Coronary artery surgery can prevent heart failure in people with diabetes!

Heart failure is a common condition among people with Type 2 diabetes. 

Zee Media Bureau

London: Heart disease is common in people with diabetes. Type 2 diabetes – a chronic condition in which your body does not use insulin properly - substantially increases the lifetime risk of both developing and dying from heart failure.


Symptoms of Type 2 diabetes include – constant hunger, increased thirst, frequent urination, fatigue, weight loss, blurred vision, dry mouth and itchy skin.

Heart failure is a common condition among people with Type 2 diabetes. However, a new study suggests that individuals with Type 2 diabetes who had undergone coronary artery surgery prior to their heart failure diagnosis have better chances of survival in the long term.

Over 90% of the patients with Type 2 diabetes have one or more other precursors of heart failure, such as high blood pressure, COPD or atrial fibrillation, diseases to which effective treatments are available that improve the chances of long-term survival, the study said.

Heart failure in people with Type 2 diabetes is often attributable to atherosclerotic coronary artery disease (CAD) -- damage or disease in the heart's major blood vessels, and such people are given either a bypass operation or catheter balloon dilation.

"Our study indicates that revasculising coronary artery surgery can do much to improve the prognosis," said Isabelle Johansson, doctoral student at Karolinska Institutet in Sweden.

The risk of death within eight years of heart failure onset was much higher if the patient also had Type 2 diabetes, with those who also had CAD showing the worst prognosis.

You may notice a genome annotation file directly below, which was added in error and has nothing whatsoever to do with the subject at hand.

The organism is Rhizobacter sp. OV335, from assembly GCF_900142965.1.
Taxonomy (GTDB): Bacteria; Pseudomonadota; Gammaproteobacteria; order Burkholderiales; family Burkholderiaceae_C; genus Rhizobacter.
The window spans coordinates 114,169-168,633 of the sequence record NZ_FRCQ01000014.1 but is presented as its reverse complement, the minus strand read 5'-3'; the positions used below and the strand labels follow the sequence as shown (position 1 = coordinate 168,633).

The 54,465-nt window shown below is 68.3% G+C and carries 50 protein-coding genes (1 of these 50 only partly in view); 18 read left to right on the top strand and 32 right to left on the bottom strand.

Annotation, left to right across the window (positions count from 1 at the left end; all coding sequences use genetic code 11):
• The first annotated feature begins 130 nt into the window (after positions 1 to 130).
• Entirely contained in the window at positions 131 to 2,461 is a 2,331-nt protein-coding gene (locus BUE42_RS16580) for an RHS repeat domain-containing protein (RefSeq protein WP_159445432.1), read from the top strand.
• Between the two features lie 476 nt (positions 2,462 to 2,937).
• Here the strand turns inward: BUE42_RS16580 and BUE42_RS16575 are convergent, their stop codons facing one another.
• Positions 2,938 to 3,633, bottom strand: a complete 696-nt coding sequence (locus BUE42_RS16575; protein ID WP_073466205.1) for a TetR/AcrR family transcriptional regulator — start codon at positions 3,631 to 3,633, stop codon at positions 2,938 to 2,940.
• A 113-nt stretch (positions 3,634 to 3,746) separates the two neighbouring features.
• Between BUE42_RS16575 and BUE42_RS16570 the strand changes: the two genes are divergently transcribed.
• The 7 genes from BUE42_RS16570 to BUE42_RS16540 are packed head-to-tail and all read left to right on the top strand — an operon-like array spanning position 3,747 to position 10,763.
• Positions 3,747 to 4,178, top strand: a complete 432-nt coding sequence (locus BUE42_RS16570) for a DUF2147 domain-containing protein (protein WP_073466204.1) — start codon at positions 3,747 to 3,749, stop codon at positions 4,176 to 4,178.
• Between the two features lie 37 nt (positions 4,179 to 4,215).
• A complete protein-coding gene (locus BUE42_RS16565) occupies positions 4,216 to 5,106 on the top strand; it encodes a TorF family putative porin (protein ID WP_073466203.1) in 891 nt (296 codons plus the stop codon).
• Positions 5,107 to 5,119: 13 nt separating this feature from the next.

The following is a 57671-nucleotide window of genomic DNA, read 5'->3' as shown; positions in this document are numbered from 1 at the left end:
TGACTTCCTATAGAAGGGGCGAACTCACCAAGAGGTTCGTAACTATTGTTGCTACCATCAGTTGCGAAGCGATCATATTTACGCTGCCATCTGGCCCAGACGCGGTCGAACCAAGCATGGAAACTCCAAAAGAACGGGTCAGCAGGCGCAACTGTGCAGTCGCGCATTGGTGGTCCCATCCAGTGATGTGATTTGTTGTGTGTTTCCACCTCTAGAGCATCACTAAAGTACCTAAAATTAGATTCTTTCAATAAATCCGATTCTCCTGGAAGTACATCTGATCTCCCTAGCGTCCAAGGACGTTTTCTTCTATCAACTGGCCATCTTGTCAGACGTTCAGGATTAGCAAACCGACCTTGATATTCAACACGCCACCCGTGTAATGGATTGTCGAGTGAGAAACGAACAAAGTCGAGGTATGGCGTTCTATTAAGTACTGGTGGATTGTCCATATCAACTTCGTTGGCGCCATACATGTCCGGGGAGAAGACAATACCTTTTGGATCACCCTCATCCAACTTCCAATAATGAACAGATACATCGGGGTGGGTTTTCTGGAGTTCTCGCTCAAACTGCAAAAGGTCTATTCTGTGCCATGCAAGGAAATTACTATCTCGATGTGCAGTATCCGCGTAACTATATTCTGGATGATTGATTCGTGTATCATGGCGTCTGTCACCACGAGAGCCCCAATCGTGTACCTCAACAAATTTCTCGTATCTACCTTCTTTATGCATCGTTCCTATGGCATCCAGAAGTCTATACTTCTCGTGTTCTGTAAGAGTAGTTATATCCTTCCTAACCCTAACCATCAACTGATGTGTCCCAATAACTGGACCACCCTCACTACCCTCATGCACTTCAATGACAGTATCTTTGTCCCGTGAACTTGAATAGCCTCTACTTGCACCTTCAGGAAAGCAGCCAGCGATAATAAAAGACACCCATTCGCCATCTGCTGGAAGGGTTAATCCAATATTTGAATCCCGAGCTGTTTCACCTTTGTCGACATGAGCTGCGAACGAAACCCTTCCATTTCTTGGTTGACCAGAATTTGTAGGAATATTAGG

However, the prognosis for long-term survival was better for the patients who had undergone coronary artery surgery before developing heart failure, an observation that held even when controlling for factors such as old age or other diseases, which might have affected the decision to perform revasculising surgery, the researchers explained.

"A decision must be taken as to whether this is possible should be made without delay for all patients with combined Type 2 diabetes and heart failure," Johansson added.

In India, experts said that the rise in Type 2 diabetes patients not only has led to an increase in obesity and heart diseases, but results in defective sperm DNA as well.

For the study, the team studied data of over 35,000 heart failure patients, over a quarter of whom had Type 2 diabetes.

The research has been published in the Journal of American College of Cardiology.

(With IANS inputs)

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